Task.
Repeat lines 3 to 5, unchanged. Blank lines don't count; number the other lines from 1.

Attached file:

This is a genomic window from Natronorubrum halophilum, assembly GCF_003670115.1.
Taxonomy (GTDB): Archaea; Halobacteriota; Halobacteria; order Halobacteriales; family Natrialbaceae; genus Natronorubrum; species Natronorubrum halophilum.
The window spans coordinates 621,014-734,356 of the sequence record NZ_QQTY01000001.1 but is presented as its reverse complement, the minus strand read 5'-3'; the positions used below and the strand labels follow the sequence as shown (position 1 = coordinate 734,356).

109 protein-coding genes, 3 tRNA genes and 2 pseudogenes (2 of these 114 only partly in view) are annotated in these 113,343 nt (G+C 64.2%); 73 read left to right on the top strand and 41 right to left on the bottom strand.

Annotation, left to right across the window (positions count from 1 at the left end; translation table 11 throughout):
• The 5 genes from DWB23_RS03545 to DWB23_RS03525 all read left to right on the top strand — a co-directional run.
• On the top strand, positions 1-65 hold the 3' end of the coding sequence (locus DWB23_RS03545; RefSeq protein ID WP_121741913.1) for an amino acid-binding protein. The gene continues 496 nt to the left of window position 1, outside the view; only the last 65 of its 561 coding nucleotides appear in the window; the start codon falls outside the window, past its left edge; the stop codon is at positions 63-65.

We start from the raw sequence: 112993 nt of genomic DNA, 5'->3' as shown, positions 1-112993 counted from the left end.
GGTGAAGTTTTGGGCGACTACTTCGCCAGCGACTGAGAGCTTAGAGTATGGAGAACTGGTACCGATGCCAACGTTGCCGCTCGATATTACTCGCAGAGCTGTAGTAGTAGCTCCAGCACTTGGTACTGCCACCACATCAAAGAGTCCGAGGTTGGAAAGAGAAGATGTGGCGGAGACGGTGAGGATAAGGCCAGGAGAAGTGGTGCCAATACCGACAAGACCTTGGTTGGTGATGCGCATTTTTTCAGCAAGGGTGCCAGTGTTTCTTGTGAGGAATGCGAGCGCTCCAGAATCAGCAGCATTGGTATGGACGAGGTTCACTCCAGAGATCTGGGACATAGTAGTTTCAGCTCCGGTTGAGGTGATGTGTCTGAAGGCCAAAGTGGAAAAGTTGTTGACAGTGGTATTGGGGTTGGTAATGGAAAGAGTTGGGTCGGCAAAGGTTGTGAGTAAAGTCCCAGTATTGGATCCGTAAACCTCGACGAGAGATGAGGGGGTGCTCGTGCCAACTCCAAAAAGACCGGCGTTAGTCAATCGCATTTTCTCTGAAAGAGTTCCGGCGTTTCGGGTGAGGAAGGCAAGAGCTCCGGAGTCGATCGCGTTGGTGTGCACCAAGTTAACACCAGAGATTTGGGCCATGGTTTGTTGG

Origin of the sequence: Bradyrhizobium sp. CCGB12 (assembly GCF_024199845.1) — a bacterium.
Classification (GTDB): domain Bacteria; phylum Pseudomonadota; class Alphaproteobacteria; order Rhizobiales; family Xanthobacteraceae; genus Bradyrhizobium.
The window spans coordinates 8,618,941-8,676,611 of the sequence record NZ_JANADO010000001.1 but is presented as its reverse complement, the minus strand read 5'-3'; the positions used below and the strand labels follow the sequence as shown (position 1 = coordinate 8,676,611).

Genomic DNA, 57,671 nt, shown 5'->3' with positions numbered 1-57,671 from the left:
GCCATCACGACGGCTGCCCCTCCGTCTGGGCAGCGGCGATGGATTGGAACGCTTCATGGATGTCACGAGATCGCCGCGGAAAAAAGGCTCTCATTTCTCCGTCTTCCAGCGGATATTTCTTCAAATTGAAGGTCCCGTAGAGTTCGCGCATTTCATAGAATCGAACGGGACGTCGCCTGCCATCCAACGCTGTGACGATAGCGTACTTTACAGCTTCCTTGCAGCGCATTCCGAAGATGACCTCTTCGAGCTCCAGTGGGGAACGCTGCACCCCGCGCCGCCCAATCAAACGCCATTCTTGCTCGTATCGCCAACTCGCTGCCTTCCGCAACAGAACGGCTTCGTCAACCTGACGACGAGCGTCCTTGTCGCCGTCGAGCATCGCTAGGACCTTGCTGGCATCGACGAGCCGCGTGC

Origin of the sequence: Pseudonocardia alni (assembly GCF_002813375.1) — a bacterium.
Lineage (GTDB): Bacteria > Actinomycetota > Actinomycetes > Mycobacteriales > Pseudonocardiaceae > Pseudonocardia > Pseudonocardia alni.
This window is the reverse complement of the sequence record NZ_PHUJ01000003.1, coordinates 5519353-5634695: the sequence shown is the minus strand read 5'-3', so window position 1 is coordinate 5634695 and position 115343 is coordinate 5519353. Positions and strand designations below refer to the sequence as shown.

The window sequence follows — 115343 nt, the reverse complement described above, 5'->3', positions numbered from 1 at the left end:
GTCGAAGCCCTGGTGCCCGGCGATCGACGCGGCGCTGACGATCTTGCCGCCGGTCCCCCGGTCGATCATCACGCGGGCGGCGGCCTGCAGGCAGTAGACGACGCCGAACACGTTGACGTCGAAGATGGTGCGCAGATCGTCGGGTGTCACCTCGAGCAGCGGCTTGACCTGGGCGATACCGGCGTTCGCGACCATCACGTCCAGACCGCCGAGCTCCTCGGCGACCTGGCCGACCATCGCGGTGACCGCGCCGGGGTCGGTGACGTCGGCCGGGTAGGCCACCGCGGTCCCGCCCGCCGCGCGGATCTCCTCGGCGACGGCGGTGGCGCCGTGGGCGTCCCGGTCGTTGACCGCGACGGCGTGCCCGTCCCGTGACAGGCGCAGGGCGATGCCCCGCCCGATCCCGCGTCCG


The window spans coordinates 621,014-734,356 of the sequence record NZ_QQTY01000001.1 but is presented as its reverse complement, the minus strand read 5'-3'; the positions used below and the strand labels follow the sequence as shown (position 1 = coordinate 734,356).

109 protein-coding genes, 3 tRNA genes and 2 pseudogenes (2 of these 114 only partly in view) are annotated in these 113,343 nt (G+C 64.2%); 73 read left to right on the top strand and 41 right to left on the bottom strand.

Annotation, left to right across the window (positions count from 1 at the left end; translation table 11 throughout):